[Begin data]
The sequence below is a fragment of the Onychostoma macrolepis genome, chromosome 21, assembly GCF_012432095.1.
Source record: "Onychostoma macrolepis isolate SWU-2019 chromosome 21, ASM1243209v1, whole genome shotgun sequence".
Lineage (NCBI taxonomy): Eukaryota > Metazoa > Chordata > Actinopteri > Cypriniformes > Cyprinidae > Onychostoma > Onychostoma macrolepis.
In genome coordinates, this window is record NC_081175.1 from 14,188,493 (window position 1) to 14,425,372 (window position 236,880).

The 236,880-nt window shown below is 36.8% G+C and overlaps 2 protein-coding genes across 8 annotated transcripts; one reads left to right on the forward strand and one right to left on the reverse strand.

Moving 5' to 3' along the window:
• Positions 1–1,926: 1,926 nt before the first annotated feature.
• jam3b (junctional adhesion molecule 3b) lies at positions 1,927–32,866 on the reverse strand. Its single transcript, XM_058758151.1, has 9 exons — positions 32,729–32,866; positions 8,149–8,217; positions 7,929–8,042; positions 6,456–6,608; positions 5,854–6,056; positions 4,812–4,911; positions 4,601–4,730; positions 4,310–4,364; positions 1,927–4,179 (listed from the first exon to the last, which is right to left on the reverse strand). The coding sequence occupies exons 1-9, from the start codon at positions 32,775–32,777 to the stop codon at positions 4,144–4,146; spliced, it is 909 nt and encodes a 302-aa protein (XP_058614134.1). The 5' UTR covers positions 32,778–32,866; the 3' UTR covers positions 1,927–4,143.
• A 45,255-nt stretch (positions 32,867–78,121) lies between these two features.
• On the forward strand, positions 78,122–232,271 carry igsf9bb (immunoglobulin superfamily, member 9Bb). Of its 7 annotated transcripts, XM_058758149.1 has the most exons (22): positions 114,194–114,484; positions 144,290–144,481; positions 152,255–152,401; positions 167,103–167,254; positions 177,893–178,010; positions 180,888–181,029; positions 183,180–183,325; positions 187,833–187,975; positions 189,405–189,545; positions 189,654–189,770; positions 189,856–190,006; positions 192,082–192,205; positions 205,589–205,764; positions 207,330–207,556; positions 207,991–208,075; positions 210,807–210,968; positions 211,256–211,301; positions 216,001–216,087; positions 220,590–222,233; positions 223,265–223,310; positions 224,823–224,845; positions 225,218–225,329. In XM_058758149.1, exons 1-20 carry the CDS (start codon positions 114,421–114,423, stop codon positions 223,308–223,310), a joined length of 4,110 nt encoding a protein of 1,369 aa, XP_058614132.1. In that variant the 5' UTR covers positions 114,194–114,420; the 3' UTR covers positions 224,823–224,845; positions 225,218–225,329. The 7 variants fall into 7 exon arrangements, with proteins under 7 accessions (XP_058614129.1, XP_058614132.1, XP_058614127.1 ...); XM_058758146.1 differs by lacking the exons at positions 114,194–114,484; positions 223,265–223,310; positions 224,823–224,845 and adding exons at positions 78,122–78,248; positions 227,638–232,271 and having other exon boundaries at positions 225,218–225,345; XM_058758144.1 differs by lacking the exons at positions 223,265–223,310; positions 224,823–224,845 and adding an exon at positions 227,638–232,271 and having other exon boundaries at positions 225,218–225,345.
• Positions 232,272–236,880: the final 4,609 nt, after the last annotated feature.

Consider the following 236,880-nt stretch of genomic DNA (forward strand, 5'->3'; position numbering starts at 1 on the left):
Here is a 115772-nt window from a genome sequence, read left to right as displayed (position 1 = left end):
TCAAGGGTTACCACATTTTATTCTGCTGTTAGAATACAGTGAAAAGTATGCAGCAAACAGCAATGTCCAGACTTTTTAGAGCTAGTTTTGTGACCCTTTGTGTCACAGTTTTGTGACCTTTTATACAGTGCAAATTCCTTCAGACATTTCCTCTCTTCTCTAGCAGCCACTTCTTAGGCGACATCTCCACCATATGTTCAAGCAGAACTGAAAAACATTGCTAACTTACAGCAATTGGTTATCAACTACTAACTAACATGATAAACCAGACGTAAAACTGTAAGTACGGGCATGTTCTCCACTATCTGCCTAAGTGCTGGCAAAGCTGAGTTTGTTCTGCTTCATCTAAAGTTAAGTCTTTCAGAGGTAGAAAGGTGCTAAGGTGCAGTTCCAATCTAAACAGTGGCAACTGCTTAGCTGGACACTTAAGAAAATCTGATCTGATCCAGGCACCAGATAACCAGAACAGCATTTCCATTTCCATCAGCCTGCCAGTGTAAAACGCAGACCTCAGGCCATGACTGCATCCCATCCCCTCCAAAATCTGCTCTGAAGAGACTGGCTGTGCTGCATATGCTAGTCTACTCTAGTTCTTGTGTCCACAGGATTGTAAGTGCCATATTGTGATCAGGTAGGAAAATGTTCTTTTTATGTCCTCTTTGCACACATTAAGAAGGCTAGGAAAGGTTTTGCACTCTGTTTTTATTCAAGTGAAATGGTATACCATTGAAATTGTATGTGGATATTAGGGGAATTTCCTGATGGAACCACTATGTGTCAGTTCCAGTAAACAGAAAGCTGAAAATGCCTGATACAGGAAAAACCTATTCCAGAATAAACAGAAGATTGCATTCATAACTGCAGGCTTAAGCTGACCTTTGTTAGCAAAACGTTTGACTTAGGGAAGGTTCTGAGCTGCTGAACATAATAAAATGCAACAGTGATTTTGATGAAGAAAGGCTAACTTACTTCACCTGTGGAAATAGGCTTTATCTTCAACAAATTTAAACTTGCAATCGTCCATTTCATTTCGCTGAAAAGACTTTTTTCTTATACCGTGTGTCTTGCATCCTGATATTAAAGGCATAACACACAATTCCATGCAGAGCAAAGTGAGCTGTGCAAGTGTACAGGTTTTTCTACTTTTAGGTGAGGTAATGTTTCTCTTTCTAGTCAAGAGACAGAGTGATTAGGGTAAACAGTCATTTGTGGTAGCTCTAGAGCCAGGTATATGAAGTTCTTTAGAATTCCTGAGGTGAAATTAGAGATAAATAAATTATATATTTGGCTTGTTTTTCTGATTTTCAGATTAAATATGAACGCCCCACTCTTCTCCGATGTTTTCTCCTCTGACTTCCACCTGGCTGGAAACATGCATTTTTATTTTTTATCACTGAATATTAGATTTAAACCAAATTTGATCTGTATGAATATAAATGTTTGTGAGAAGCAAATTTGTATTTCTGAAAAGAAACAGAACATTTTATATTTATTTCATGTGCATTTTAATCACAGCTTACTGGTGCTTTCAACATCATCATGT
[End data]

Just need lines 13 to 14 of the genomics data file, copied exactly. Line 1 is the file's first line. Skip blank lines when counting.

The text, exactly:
Here is a 115772-nt window from a genome sequence, read left to right as displayed (position 1 = left end):
TCAAGGGTTACCACATTTTATTCTGCTGTTAGAATACAGTGAAAAGTATGCAGCAAACAGCAATGTCCAGACTTTTTAGAGCTAGTTTTGTGACCCTTTGTGTCACAGTTTTGTGACCTTTTATACAGTGCAAATTCCTTCAGACATTTCCTCTCTTCTCTAGCAGCCACTTCTTAGGCGACATCTCCACCATATGTTCAAGCAGAACTGAAAAACATTGCTAACTTACAGCAATTGGTTATCAACTACTAACTAACATGATAAACCAGACGTAAAACTGTAAGTACGGGCATGTTCTCCACTATCTGCCTAAGTGCTGGCAAAGCTGAGTTTGTTCTGCTTCATCTAAAGTTAAGTCTTTCAGAGGTAGAAAGGTGCTAAGGTGCAGTTCCAATCTAAACAGTGGCAACTGCTTAGCTGGACACTTAAGAAAATCTGATCTGATCCAGGCACCAGATAACCAGAACAGCATTTCCATTTCCATCAGCCTGCCAGTGTAAAACGCAGACCTCAGGCCATGACTGCATCCCATCCCCTCCAAAATCTGCTCTGAAGAGACTGGCTGTGCTGCATATGCTAGTCTACTCTAGTTCTTGTGTCCACAGGATTGTAAGTGCCATATTGTGATCAGGTAGGAAAATGTTCTTTTTATGTCCTCTTTGCACACATTAAGAAGGCTAGGAAAGGTTTTGCACTCTGTTTTTATTCAAGTGAAATGGTATACCATTGAAATTGTATGTGGATATTAGGGGAATTTCCTGATGGAACCACTATGTGTCAGTTCCAGTAAACAGAAAGCTGAAAATGCCTGATACAGGAAAAACCTATTCCAGAATAAACAGAAGATTGCATTCATAACTGCAGGCTTAAGCTGACCTTTGTTAGCAAAACGTTTGACTTAGGGAAGGTTCTGAGCTGCTGAACATAATAAAATGCAACAGTGATTTTGATGAAGAAAGGCTAACTTACTTCACCTGTGGAAATAGGCTTTATCTTCAACAAATTTAAACTTGCAATCGTCCATTTCATTTCGCTGAAAAGACTTTTTTCTTATACCGTGTGTCTTGCATCCTGATATTAAAGGCATAACACACAATTCCATGCAGAGCAAAGTGAGCTGTGCAAGTGTACAGGTTTTTCTACTTTTAGGTGAGGTAATGTTTCTCTTTCTAGTCAAGAGACAGAGTGATTAGGGTAAACAGTCATTTGTGGTAGCTCTAGAGCCAGGTATATGAAGTTCTTTAGAATTCCTGAGGTGAAATTAGAGATAAATAAATTATATATTTGGCTTGTTTTTCTGATTTTCAGATTAAATATGAACGCCCCACTCTTCTCCGATGTTTTCTCCTCTGACTTCCACCTGGCTGGAAACATGCATTTTTATTTTTTATCACTGAATATTAGATTTAAACCAAATTTGATCTGTATGAATATAAATGTTTGTGAGAAGCAAATTTGTATTTCTGAAAAGAAACAGAACATTTTATATTTATTTCATGTGCATTTTAATCACAGCTTACTGGTGCTTTCAACATCATCATGT